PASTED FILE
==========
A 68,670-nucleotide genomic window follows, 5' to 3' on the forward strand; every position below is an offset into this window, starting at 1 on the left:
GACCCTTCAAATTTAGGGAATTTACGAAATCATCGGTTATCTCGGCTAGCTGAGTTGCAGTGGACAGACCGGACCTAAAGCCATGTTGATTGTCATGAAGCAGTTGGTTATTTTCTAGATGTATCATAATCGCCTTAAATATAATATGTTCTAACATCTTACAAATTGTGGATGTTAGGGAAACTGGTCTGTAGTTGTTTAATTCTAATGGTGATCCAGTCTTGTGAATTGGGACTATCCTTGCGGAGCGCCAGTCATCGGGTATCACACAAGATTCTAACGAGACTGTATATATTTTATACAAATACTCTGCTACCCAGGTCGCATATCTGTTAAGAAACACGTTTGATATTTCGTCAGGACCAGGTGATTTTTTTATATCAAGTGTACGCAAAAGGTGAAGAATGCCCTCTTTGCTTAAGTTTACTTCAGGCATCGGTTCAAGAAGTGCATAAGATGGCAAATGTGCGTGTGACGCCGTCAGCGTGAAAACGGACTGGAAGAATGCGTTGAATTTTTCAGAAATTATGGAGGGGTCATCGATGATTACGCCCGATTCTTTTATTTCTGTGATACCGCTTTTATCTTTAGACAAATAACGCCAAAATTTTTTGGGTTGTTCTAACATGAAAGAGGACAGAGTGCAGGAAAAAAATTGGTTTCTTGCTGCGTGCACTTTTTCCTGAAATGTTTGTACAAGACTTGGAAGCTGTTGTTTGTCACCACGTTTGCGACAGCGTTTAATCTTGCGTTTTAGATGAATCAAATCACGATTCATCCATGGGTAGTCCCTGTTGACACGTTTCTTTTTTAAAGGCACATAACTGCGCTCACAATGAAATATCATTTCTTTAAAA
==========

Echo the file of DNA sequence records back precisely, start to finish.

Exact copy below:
A 68,670-nucleotide genomic window follows, 5' to 3' on the forward strand; every position below is an offset into this window, starting at 1 on the left:
GACCCTTCAAATTTAGGGAATTTACGAAATCATCGGTTATCTCGGCTAGCTGAGTTGCAGTGGACAGACCGGACCTAAAGCCATGTTGATTGTCATGAAGCAGTTGGTTATTTTCTAGATGTATCATAATCGCCTTAAATATAATATGTTCTAACATCTTACAAATTGTGGATGTTAGGGAAACTGGTCTGTAGTTGTTTAATTCTAATGGTGATCCAGTCTTGTGAATTGGGACTATCCTTGCGGAGCGCCAGTCATCGGGTATCACACAAGATTCTAACGAGACTGTATATATTTTATACAAATACTCTGCTACCCAGGTCGCATATCTGTTAAGAAACACGTTTGATATTTCGTCAGGACCAGGTGATTTTTTTATATCAAGTGTACGCAAAAGGTGAAGAATGCCCTCTTTGCTTAAGTTTACTTCAGGCATCGGTTCAAGAAGTGCATAAGATGGCAAATGTGCGTGTGACGCCGTCAGCGTGAAAACGGACTGGAAGAATGCGTTGAATTTTTCAGAAATTATGGAGGGGTCATCGATGATTACGCCCGATTCTTTTATTTCTGTGATACCGCTTTTATCTTTAGACAAATAACGCCAAAATTTTTTGGGTTGTTCTAACATGAAAGAGGACAGAGTGCAGGAAAAAAATTGGTTTCTTGCTGCGTGCACTTTTTCCTGAAATGTTTGTACAAGACTTGGAAGCTGTTGTTTGTCACCACGTTTGCGACAGCGTTTAATCTTGCGTTTTAGATGAATCAAATCACGATTCATCCATGGGTAGTCCCTGTTGACACGTTTCTTTTTTAAAGGCACATAACTGCGCTCACAATGAAATATCATTTCTTTAAAA